In Nicaragua, coffee farmers are slashing fertiliser purchases to make ends meet. In Guatemala, growers are diluting nutrients to stretch scarce supplies. And in Costa Rica, producers are betting that their soil holds enough lingering nutrients to carry them through the next planting season.
Small-scale farmers in some of the world’s richest coffee-producing regions are struggling to find alternatives to counter soaring fertiliser costs that threaten their livelihoods, even considering desperate measures that could ultimately undermine a much-needed global rebound in supplies.
Some are considering organic waste as a cheap substitute to nitrogen, phosphorous and potash fertilisers, even though such a move could significantly reduce yields.
Fertiliser prices have been soaring worldwide amid supply snags and production woes, with Russia’s military offensive in Ukraine only exacerbating matters. Russia and neighbouring Belarus are among the world’s top suppliers of crop nutrients.
Higher prices add to the burden of the rising cost of agricultural materials that are squeezing farmers as food inflation soars to new heights.
With coffee prices lagging behind the costs of agricultural inputs, smaller coffee producers have become particularly vulnerable.
“The situation represents a mega emergency for our members,” said Fatima Ismael, general manager of the Nicaraguan coffee co-operative Soppexcca in Jinotega.
The co-op has 650 small growers, more than a third of them women, including many single mothers. Members typically buy about 800 tonnes of fertiliser each year, which helps them grow enough coffee beans to produce about 17,000 bags. A bag equals 60 kilograms. Soppexcca now expects its nutrient purchases to be cut in half.
The co-op has a programme to help women develop orchards as a supplement to feed their families and sell excess production at local markets, but that’s at risk, with costs for crop inputs and fuel more than doubling since last year.
“This is a big setback for our strategies,” Ms Ismael said. “Producers are very anxious, there’s a lot of uncertainty.”
Guatemalan growers are considering tapping organic compost materials — including chicken manure, household waste and coffee-cherry pulp — to cut back on fertilisers, said Juan Luis Barrios, a grower and president of the country’s National Coffee Association.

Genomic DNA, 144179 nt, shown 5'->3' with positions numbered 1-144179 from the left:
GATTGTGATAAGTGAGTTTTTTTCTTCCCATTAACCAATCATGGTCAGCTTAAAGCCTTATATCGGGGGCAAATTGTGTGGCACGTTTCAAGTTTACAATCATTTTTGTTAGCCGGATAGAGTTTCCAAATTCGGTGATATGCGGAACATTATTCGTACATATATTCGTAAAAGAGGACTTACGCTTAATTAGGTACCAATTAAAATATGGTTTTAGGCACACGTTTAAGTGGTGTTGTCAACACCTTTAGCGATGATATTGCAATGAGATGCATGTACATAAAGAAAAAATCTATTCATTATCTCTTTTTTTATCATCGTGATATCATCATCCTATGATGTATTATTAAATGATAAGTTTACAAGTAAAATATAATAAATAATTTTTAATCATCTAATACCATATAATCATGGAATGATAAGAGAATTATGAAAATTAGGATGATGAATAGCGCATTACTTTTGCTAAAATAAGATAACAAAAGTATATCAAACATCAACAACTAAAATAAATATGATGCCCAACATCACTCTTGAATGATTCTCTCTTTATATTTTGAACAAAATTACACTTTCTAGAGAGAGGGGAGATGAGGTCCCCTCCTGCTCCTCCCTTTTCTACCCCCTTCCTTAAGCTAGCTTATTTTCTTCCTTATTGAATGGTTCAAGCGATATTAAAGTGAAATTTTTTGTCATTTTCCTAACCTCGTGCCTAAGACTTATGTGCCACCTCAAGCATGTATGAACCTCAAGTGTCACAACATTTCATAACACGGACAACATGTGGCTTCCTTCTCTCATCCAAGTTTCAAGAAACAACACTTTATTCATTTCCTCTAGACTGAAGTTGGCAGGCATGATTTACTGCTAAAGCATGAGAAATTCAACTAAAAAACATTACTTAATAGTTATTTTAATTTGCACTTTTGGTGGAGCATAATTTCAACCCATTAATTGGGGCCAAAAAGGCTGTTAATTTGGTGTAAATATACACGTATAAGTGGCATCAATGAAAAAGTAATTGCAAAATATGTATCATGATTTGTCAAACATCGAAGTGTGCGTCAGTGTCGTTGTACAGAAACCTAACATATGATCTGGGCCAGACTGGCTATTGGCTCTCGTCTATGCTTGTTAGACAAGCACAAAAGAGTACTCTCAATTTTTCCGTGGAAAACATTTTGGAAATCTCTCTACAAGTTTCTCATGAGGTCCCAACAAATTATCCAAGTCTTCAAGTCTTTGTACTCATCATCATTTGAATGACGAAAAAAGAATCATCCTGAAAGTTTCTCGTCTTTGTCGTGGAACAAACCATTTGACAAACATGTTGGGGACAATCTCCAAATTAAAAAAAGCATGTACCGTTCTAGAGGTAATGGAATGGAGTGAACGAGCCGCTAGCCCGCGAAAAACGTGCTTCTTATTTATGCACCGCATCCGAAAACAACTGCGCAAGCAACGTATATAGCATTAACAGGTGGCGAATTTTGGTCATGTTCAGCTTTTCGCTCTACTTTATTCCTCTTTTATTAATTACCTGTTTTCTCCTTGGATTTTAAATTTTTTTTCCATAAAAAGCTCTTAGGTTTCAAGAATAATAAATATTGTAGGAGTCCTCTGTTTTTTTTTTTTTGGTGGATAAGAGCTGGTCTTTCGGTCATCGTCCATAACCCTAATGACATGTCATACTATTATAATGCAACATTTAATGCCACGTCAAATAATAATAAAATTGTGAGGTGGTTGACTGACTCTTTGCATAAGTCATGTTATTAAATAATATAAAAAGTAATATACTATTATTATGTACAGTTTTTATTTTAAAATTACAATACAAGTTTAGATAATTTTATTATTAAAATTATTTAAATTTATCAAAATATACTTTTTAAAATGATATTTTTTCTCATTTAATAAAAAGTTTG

Others are considering the use of faster-acting water-soluble nutrients, which may have smaller economic benefits and outcomes that vary from grower to grower, he said.
Costa Rica’s coffee industry is scrutinising soil content in the main producing regions in hopes of reducing the need to apply nutrients on the ground, said Xinia Chaves, executive director of the Costa Rican Coffee Institute.
Even so, insufficient inputs will reduce some growers' yields and their competitiveness while raising the odds for plant disease that thrives in tropical climates, she said.
Soaring costs are inflicting “a mental and economic blow to everybody”, said Rodrigo Vargas, president of Doka Estate in Costa Rica.
His company needs 1,400 tonnes of fertiliser to produce about 40,000 bags of coffee each year. He mixes seven components together for his fertiliser, which he applies four times a year.
The price for his formula has doubled since last year, so he’s now considering a less complicated mix, even though he knows it could hurt yields.
Global coffee production will fall 2.1 per cent to 167.2 million bags for the current marketing year, pulled down by a 7.1 per cent decline in arabica beans, the latest outlook from the International Coffee Organisation reported.
Futures for the high-end arabica favoured by coffee chains have risen 78 per cent in the past 12 months, though prices are little changed since the start of the year.